Value Investing for a Low Equity Risk Premium World

Fourth Quarter 2023 Commentary

Printable Version

In today’s low equity risk premium environment, value stocks’ double-digit earnings yield is consistent with their historic outperformance.

Rising interest rates and elevated stock multiples, driven primarily by multiple expansion, have brought down the equity risk premium (ERP), leaving bonds more attractive relative to stocks than they have been in quite some time.

In this essay we’ll show:

  • Low ERP environments have historically been advantageous for value stocks.
  • Stocks overall have underperformed bonds when the ERP is low.
  • Earnings yields are supportive of the current case for value.

Value Flourishes in Low Equity Risk Premium Periods

The ERP is a function of the prospective potential return for stocks relative to bonds. There are several methods for calculating the ERP.  We calculate the ERP by solving for the cost of equity in a discounted cash flow model of the market, based on consensus analyst estimates, and compare that to the 10-year Treasury yield. It can vary widely from extremely low, for example in 1981, due to a modest PE for stocks versus 15% Treasury yields, to very high, such as at the depths of the global financial crisis, when bond yields were moderate, while stocks were trading at a generational low PE ratio.

As yields approached 5% in the fourth quarter, 200 basis points higher than the average over the past two decades, investors rightly asked whether the risk–reward trade-off of equities made sense, given their high-teens average multiple and low to mid-single-digit earnings yield. In other words, are stocks earning a sufficiently high ERP to justify investing in them over bonds?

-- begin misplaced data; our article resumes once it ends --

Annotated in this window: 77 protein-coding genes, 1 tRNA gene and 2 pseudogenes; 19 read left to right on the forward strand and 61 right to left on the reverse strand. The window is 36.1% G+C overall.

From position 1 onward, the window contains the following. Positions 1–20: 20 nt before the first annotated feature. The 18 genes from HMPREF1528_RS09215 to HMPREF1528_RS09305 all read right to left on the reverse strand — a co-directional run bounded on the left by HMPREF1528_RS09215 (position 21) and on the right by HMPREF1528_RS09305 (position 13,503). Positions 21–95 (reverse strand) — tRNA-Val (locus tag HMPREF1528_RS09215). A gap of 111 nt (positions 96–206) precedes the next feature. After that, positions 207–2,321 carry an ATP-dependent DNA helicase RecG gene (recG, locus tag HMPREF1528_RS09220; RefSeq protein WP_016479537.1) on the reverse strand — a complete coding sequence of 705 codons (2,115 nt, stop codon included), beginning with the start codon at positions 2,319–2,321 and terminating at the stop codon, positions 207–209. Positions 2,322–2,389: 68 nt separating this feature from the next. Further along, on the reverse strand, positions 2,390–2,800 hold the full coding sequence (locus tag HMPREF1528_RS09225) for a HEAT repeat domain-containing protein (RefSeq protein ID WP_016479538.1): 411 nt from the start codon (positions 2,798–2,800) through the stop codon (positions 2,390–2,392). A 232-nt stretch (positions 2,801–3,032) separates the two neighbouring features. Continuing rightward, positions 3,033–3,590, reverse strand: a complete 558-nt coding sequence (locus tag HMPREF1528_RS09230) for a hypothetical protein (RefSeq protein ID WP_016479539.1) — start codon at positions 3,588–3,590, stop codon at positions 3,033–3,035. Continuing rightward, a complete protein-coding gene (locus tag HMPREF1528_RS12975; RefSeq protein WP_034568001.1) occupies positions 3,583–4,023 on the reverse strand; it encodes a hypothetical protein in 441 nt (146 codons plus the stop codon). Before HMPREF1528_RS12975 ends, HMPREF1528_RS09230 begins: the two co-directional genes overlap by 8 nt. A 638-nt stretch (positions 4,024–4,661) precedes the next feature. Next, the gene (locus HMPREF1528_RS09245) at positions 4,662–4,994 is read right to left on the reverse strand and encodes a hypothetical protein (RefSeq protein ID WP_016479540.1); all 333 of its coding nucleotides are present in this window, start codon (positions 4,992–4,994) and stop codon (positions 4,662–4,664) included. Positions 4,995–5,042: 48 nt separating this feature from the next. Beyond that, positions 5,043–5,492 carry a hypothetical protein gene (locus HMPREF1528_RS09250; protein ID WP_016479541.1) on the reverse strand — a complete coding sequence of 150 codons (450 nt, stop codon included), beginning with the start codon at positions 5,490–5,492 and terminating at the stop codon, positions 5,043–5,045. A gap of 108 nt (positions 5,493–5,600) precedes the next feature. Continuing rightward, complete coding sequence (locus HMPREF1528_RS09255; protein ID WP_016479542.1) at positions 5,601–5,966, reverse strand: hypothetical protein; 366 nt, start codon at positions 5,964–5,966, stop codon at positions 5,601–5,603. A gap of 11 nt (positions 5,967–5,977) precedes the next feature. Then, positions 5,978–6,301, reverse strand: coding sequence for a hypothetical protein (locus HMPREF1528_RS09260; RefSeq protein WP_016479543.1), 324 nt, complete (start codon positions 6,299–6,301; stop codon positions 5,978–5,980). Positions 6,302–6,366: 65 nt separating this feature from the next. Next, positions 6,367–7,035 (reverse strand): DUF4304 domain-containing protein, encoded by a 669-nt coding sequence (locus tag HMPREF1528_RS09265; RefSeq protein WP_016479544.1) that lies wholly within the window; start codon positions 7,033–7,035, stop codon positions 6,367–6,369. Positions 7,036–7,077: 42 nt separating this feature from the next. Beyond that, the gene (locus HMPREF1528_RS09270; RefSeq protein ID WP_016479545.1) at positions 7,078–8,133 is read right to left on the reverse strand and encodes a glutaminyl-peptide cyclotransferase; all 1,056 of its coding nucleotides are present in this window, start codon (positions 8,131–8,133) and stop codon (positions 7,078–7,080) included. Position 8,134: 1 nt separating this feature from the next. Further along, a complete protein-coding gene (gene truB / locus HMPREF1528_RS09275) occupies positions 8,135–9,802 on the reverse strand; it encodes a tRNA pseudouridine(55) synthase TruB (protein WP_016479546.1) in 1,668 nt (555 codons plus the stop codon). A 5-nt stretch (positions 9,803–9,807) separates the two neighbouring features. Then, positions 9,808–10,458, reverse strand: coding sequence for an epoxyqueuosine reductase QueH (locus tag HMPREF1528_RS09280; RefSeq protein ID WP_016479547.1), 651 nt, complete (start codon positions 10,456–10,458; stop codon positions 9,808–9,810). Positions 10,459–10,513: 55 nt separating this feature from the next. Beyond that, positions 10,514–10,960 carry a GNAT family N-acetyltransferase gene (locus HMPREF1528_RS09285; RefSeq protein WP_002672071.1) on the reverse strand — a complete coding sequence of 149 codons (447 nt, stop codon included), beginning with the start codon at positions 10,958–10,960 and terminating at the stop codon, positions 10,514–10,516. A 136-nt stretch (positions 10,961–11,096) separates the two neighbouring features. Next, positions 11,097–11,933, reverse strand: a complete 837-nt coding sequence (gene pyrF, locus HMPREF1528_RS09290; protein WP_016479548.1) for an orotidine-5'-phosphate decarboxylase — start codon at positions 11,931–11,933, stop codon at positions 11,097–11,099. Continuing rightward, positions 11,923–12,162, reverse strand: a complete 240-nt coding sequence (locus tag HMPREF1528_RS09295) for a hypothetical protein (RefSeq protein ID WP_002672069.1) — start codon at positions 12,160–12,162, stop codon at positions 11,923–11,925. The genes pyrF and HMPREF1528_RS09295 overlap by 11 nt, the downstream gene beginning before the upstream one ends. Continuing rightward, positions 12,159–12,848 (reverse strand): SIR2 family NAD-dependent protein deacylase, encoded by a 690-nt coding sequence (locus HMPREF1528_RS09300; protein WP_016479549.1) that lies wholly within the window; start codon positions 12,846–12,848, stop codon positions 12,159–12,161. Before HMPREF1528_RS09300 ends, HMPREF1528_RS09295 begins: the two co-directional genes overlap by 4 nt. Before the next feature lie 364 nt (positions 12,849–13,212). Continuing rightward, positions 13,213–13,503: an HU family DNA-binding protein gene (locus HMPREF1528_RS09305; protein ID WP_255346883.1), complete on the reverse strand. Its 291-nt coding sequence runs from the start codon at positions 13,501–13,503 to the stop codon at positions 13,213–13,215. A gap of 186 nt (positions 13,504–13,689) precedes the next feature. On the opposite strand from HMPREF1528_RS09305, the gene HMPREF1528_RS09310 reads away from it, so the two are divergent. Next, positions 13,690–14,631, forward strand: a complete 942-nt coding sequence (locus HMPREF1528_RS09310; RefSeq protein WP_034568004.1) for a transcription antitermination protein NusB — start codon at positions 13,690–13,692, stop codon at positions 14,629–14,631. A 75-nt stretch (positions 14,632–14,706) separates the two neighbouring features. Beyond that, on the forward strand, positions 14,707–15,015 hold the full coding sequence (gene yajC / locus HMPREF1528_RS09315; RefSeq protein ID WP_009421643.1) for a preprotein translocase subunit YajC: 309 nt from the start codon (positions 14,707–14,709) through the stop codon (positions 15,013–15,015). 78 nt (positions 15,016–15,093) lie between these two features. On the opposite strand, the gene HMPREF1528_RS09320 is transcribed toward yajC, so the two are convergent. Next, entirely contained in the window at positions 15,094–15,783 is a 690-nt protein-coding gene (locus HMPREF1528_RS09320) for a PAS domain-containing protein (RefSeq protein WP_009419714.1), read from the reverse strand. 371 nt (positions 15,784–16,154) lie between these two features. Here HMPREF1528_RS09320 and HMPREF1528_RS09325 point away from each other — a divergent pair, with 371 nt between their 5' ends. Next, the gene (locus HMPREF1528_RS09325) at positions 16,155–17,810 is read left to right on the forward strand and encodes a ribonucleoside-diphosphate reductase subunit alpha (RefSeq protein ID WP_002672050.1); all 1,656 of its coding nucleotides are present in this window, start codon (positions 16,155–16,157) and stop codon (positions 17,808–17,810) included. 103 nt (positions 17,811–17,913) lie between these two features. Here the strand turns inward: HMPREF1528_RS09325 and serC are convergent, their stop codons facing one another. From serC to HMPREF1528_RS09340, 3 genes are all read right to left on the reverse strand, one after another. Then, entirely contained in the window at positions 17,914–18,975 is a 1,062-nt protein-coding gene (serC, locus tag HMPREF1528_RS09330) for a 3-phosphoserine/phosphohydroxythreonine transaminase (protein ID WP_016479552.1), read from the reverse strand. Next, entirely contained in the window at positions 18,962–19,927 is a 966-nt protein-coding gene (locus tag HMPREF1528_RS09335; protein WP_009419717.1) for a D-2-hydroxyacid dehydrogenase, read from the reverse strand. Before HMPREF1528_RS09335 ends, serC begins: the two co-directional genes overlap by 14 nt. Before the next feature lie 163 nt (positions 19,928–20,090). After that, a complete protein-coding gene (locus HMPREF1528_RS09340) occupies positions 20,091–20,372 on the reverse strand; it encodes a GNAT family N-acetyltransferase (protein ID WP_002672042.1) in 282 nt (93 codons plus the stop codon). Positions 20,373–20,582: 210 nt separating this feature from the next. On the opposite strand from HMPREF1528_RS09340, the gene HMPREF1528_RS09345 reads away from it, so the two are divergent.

Historically, during low ERP periods like today, value significantly outperformed value-light stocks1, and expensive stocks trailed both value and value-light by a wide margin (Exhibit 1).

Stocks vs. Bonds

Unsurprisingly, as ERPs come down, forward stock returns relative to bonds also generally come down. Value’s superior return when the ERP is low is even more impressive considering bonds have outperformed stocks overall by 50 basis points per year (Exhibit 2) in these periods.

The poor performance of expensive stocks is the primary driver of the tepid performance of stocks overall in these periods, as they trailed value stocks by a wide margin and even trailed bonds by 250 basis points per year.

As we have previously mentioned, the nearly 40-year decline in interest rates had an outsized impact on expensive stocks, which saw their multiples expand significantly when ERPs were higher. Meanwhile, cheap stocks have always traded in the same 7–10× earnings range, regardless of the environment for interest rates and ERPs (Exhibit 3). If interest rates once again move higher, we could see a contraction of the elevated multiple of expensive stocks, which would be consistent with the historical performance of expensive stocks in low ERP periods.

Current Earnings Yields Are Favorable to Value Stocks

For long-term investors, we believe the choice is clear. While rising interest rates have made bond yields more attractive than they’ve been for quite some time, stocks by and large still maintain earnings yields well above bonds. Value offers a significantly higher earnings yield than the universe, and is the only style offering a double-digit earnings yield, as it excludes high-flying, low-earnings-yield stocks, including the Magnificent Seven (Exhibit 4).


Today’s low ERP has historically been an advantageous environment for value stocks. More importantly, we believe that the far superior earnings yield for value stocks should make them an attractive addition to any portfolio. 


  1. Value-light stocks are the second cheapest quintile on price/book.